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New York City in French Literature, Lecture by Dr Stève Puig (St John’s University)

Thursday, November 9, 2017, 56:30 p.m.

Faber 568
441 East Fordham Road
Bronx, NY 10458

“New York City in french literature: a symbol of the “American dream” (or nightmare?)”

Very few cities have inspired as much great literature as the Big Apple. Most American readers will remember a few passages from Manhattan Transfer by Dos Passos in 1925 or, more recently, the Paul Auster New York Trilogy originally published sequentially as City of Glass (1985), Ghosts (1986) and The Locked Room (1986).

When it comes to French literature, two visionaries have paved the way for today’s authors: Louis-Ferdinand Céline and Paul Morand. The former described New York in Journey To The End Of The Night published in 1932 highlighted both positive and negative aspects of New York, a city that was “standing absolutely erect” obsessed with money but also a “majestic” place for a divine experience. For Paul Morand who wrote New York in 1929, the city is just as impressive as it is despicable.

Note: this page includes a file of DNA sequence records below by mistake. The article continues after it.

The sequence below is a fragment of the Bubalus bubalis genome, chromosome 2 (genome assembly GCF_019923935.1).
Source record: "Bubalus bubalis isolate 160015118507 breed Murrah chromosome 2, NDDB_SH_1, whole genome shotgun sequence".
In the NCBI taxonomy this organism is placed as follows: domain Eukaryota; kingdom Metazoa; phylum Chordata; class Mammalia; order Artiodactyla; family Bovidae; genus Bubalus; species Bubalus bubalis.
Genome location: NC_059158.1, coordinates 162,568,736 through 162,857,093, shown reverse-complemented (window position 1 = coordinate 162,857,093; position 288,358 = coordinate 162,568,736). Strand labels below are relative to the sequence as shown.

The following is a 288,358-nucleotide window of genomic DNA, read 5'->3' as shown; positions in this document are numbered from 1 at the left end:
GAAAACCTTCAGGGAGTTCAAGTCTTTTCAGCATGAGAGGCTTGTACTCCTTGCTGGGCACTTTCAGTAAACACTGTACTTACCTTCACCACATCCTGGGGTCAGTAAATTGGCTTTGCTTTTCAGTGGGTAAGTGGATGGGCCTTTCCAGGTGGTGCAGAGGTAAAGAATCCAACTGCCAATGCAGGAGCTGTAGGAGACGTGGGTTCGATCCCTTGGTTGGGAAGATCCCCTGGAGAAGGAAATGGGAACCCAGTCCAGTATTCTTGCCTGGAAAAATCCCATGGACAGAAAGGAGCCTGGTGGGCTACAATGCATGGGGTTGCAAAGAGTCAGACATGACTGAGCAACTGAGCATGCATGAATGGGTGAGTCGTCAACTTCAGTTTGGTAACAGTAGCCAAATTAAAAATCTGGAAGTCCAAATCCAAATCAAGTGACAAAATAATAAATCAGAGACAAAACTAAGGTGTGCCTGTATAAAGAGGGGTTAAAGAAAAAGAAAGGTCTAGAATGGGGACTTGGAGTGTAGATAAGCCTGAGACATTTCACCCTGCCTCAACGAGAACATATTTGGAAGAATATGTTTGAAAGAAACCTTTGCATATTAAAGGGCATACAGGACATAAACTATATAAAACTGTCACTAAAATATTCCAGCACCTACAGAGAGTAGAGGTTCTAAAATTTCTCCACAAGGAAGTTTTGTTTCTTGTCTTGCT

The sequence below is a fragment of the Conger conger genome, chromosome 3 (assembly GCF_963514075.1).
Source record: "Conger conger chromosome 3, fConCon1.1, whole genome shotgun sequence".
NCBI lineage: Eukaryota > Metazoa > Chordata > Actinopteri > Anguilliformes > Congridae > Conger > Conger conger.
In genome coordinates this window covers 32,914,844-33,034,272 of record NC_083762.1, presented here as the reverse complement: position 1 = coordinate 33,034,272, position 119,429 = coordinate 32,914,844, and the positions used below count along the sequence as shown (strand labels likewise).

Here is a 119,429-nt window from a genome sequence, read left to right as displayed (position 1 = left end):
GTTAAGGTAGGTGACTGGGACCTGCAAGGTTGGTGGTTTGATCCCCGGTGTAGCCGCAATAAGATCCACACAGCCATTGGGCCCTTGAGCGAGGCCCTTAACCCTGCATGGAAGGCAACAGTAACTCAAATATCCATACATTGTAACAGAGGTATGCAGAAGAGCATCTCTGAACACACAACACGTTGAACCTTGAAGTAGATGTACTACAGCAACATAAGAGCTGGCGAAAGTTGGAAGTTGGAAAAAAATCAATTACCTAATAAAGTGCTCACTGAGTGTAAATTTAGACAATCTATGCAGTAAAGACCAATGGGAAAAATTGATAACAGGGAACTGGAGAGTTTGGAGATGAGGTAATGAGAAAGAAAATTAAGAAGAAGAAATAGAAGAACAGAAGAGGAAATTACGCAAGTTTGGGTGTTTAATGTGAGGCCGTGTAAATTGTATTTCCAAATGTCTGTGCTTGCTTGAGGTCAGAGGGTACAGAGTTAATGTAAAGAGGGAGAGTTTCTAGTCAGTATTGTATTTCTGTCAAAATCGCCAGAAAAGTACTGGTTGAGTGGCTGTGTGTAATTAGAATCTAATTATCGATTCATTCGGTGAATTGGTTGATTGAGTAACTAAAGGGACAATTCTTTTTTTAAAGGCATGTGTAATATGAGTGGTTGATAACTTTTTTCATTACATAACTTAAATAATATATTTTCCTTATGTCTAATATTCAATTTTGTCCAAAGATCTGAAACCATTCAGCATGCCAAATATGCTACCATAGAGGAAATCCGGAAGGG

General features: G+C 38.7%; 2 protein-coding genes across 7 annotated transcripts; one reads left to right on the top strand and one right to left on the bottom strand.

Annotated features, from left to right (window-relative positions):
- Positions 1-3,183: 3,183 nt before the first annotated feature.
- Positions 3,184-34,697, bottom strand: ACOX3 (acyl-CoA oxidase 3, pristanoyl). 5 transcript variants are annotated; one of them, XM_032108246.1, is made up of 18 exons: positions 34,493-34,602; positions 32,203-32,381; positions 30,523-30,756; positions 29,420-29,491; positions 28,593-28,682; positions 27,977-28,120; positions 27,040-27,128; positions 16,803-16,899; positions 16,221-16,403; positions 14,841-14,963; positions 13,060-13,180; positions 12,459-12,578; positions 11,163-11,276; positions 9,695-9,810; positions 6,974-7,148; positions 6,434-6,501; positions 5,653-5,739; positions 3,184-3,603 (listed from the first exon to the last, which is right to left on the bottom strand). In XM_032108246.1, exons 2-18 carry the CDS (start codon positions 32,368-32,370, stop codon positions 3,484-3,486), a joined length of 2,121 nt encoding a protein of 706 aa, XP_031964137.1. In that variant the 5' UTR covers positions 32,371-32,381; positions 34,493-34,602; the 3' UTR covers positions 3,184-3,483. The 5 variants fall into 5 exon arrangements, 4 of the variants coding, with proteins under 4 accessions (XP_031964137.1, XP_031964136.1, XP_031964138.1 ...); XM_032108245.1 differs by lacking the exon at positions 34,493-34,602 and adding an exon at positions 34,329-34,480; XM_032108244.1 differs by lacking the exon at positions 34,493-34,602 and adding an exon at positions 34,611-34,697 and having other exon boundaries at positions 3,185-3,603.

These ambiguities persist in contemporary literature. In my talk, I would like to offer a brief survey of French novels published after September 11 and analyze a few passages which 1) can be seen as tributes to the original visions of both Céline and Morand and 2) highlight this ambiguous vision of New York as both a symbol of the American dream and a hellish place where the only God is money.

Dr. Puig is currently Assistant Professor of French Literature & Culture at St John’s University where he teaches civilization courses, French Caribbean literature, contemporary French literature and language classes. Prior to St John’s, he taught at the University of North Carolina, Hunter College and Medgar Evers College in New York.

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